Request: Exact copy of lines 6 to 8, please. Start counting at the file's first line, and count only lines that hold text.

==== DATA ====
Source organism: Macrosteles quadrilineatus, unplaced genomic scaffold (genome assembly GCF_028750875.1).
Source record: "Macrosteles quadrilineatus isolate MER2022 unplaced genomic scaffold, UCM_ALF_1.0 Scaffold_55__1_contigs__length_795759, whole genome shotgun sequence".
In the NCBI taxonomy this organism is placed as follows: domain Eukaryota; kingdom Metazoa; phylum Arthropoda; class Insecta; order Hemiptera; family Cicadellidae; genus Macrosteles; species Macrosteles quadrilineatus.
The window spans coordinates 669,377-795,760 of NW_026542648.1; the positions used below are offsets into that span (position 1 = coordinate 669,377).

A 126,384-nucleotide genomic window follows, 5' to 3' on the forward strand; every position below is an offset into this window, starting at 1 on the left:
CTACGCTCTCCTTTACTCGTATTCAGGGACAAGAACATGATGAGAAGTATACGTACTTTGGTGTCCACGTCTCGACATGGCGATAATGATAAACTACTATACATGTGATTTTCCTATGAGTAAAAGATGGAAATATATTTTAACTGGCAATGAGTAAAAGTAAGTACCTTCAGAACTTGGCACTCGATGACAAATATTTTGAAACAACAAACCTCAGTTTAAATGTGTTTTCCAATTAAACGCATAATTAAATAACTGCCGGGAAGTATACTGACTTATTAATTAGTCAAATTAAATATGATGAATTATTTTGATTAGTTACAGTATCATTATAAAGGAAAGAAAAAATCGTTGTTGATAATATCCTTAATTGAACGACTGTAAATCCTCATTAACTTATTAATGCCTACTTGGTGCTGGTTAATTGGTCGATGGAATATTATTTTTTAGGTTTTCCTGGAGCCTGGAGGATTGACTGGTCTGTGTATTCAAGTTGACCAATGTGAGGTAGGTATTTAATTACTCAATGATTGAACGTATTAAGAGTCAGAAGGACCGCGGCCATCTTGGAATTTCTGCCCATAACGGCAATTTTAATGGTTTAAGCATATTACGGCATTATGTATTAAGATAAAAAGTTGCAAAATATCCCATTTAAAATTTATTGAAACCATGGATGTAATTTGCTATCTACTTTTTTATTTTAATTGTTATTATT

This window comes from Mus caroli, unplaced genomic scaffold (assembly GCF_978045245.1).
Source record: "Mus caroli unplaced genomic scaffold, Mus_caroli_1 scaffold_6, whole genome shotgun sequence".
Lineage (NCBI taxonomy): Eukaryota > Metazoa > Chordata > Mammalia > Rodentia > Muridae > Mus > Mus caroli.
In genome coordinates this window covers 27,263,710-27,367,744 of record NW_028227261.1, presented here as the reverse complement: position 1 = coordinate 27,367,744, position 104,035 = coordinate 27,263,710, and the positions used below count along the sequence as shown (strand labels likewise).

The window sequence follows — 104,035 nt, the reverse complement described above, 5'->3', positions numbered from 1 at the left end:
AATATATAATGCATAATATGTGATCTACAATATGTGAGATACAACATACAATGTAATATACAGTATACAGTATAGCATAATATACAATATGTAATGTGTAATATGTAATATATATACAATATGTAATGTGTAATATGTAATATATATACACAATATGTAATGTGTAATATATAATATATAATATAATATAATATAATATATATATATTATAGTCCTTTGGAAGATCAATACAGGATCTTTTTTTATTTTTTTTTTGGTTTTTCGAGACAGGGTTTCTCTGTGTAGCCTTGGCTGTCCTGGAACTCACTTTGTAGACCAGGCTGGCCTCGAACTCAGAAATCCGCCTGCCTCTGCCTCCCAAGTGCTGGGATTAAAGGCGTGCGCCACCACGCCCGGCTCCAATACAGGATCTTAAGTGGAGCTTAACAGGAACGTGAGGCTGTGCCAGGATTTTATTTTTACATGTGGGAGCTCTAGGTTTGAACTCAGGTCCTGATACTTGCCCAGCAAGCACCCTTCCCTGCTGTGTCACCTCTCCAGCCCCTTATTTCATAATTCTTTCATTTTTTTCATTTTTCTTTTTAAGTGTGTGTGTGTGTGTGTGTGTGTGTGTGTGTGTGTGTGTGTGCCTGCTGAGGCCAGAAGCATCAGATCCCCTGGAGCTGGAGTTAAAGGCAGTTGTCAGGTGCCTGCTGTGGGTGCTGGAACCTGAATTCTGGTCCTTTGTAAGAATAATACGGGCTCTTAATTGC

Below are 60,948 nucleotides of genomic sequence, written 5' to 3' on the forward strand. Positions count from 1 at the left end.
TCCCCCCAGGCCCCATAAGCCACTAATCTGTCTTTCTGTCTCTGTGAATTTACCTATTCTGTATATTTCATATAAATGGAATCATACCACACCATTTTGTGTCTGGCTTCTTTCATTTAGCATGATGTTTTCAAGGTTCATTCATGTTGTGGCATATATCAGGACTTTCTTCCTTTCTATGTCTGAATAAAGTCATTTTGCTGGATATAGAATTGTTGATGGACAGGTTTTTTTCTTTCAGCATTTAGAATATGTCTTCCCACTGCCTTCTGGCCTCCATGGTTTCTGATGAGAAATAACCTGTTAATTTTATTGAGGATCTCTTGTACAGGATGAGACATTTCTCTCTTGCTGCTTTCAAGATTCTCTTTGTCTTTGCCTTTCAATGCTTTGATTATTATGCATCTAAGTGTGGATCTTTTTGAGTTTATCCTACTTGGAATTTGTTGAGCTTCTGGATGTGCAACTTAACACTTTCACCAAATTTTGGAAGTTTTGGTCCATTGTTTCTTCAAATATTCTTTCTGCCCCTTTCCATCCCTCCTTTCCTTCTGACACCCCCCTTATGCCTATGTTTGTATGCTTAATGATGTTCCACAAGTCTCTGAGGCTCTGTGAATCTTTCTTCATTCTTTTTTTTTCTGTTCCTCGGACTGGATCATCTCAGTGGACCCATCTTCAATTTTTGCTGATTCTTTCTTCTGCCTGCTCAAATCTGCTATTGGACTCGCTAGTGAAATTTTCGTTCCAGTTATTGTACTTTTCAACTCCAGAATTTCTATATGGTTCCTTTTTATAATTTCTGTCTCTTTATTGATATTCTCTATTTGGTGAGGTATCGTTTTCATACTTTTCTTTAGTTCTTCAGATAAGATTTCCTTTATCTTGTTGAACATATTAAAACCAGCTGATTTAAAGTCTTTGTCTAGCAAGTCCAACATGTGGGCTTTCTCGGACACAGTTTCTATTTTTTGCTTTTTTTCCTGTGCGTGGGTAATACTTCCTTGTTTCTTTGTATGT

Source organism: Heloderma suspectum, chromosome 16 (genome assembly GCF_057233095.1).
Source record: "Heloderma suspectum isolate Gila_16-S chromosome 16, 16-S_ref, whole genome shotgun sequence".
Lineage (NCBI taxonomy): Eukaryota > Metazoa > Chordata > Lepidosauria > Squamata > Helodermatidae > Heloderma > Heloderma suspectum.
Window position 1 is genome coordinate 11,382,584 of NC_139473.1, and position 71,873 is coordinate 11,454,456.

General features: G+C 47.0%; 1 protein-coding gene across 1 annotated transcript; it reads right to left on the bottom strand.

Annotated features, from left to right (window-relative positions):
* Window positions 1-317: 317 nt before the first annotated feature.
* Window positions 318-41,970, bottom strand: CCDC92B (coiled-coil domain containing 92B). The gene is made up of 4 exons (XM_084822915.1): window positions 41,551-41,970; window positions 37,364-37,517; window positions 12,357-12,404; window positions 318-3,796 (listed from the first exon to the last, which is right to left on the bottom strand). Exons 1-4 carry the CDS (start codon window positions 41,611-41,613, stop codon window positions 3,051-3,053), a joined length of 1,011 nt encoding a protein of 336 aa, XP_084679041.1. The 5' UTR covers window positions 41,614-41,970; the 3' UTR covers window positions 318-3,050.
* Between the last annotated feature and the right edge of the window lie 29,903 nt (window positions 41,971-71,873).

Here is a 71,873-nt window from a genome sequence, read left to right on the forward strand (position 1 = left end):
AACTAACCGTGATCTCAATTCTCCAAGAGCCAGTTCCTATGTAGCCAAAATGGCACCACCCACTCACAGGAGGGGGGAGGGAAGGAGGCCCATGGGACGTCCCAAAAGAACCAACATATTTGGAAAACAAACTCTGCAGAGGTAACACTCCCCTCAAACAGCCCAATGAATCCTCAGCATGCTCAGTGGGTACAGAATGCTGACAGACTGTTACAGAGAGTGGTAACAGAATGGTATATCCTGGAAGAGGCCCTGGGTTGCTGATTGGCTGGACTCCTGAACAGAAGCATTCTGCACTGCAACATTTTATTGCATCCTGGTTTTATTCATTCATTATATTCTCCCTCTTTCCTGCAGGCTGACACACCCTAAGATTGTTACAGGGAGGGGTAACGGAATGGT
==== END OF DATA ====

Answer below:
CTACGCTCTCCTTTACTCGTATTCAGGGACAAGAACATGATGAGAAGTATACGTACTTTGGTGTCCACGTCTCGACATGGCGATAATGATAAACTACTATACATGTGATTTTCCTATGAGTAAAAGATGGAAATATATTTTAACTGGCAATGAGTAAAAGTAAGTACCTTCAGAACTTGGCACTCGATGACAAATATTTTGAAACAACAAACCTCAGTTTAAATGTGTTTTCCAATTAAACGCATAATTAAATAACTGCCGGGAAGTATACTGACTTATTAATTAGTCAAATTAAATATGATGAATTATTTTGATTAGTTACAGTATCATTATAAAGGAAAGAAAAAATCGTTGTTGATAATATCCTTAATTGAACGACTGTAAATCCTCATTAACTTATTAATGCCTACTTGGTGCTGGTTAATTGGTCGATGGAATATTATTTTTTAGGTTTTCCTGGAGCCTGGAGGATTGACTGGTCTGTGTATTCAAGTTGACCAATGTGAGGTAGGTATTTAATTACTCAATGATTGAACGTATTAAGAGTCAGAAGGACCGCGGCCATCTTGGAATTTCTGCCCATAACGGCAATTTTAATGGTTTAAGCATATTACGGCATTATGTATTAAGATAAAAAGTTGCAAAATATCCCATTTAAAATTTATTGAAACCATGGATGTAATTTGCTATCTACTTTTTTATTTTAATTGTTATTATT

This window comes from Mus caroli, unplaced genomic scaffold (assembly GCF_978045245.1).
Source record: "Mus caroli unplaced genomic scaffold, Mus_caroli_1 scaffold_6, whole genome shotgun sequence".